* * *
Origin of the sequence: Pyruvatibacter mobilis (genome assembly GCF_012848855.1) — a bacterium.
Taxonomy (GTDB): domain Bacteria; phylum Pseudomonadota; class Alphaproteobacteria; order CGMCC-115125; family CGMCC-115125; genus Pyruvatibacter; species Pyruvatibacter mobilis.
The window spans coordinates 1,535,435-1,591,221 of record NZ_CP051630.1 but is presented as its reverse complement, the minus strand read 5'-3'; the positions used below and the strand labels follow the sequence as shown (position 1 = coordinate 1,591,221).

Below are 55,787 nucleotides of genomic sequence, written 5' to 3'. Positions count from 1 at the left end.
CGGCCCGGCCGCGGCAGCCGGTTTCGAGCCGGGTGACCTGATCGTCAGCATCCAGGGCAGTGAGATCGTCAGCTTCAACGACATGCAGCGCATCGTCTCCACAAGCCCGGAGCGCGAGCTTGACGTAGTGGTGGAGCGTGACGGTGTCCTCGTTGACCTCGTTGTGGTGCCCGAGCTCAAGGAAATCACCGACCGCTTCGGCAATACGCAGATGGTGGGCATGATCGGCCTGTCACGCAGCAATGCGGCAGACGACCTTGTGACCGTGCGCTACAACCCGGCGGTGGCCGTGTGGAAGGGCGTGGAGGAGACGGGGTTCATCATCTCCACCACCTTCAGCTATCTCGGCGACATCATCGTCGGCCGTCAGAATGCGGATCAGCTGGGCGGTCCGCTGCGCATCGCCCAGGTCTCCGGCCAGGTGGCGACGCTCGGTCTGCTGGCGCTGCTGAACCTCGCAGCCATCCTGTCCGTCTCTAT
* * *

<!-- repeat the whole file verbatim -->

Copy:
Origin of the sequence: Pyruvatibacter mobilis (genome assembly GCF_012848855.1) — a bacterium.
Taxonomy (GTDB): domain Bacteria; phylum Pseudomonadota; class Alphaproteobacteria; order CGMCC-115125; family CGMCC-115125; genus Pyruvatibacter; species Pyruvatibacter mobilis.
The window spans coordinates 1,535,435-1,591,221 of record NZ_CP051630.1 but is presented as its reverse complement, the minus strand read 5'-3'; the positions used below and the strand labels follow the sequence as shown (position 1 = coordinate 1,591,221).

Below are 55,787 nucleotides of genomic sequence, written 5' to 3'. Positions count from 1 at the left end.
CGGCCCGGCCGCGGCAGCCGGTTTCGAGCCGGGTGACCTGATCGTCAGCATCCAGGGCAGTGAGATCGTCAGCTTCAACGACATGCAGCGCATCGTCTCCACAAGCCCGGAGCGCGAGCTTGACGTAGTGGTGGAGCGTGACGGTGTCCTCGTTGACCTCGTTGTGGTGCCCGAGCTCAAGGAAATCACCGACCGCTTCGGCAATACGCAGATGGTGGGCATGATCGGCCTGTCACGCAGCAATGCGGCAGACGACCTTGTGACCGTGCGCTACAACCCGGCGGTGGCCGTGTGGAAGGGCGTGGAGGAGACGGGGTTCATCATCTCCACCACCTTCAGCTATCTCGGCGACATCATCGTCGGCCGTCAGAATGCGGATCAGCTGGGCGGTCCGCTGCGCATCGCCCAGGTCTCCGGCCAGGTGGCGACGCTCGGTCTGCTGGCGCTGCTGAACCTCGCAGCCATCCTGTCCGTCTCTAT